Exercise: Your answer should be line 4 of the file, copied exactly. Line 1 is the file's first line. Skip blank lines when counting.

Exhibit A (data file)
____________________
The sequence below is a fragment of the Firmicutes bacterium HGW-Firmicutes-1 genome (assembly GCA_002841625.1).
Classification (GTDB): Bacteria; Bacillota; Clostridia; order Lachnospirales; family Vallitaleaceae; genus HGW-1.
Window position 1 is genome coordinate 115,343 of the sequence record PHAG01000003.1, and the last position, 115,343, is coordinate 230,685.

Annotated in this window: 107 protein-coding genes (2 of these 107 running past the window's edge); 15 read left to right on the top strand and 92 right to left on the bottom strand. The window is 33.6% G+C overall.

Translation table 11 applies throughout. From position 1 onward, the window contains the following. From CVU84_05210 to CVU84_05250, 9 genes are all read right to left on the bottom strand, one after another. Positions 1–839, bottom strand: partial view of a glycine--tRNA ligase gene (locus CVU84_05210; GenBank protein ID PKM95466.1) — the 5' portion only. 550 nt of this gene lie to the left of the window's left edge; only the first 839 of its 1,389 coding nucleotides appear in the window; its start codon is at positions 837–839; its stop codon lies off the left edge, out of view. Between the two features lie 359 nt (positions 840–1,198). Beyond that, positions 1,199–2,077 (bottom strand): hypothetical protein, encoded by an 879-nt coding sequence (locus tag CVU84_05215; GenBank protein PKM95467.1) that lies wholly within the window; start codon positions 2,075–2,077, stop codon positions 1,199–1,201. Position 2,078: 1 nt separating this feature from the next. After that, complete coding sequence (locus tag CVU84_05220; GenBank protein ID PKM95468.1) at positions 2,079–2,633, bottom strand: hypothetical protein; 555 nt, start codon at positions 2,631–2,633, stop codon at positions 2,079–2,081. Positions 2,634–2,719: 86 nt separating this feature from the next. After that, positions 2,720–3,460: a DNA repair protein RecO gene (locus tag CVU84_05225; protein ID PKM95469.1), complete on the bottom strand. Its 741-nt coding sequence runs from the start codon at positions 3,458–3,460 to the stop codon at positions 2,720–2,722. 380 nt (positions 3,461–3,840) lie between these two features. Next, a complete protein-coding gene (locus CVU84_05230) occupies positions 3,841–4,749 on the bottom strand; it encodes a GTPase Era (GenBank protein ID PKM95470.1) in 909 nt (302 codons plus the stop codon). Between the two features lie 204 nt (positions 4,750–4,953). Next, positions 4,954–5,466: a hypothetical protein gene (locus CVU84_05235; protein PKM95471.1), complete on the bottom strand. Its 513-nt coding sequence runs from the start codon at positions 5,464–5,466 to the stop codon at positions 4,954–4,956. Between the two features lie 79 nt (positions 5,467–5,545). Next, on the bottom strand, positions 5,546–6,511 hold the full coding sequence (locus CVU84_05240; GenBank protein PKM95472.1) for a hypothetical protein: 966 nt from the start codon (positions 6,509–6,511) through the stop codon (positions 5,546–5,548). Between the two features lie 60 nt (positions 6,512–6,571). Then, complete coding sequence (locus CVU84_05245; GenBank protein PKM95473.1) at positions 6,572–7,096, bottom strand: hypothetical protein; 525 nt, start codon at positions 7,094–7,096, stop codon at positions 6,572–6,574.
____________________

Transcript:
Annotated in this window: 107 protein-coding genes (2 of these 107 running past the window's edge); 15 read left to right on the top strand and 92 right to left on the bottom strand. The window is 33.6% G+C overall.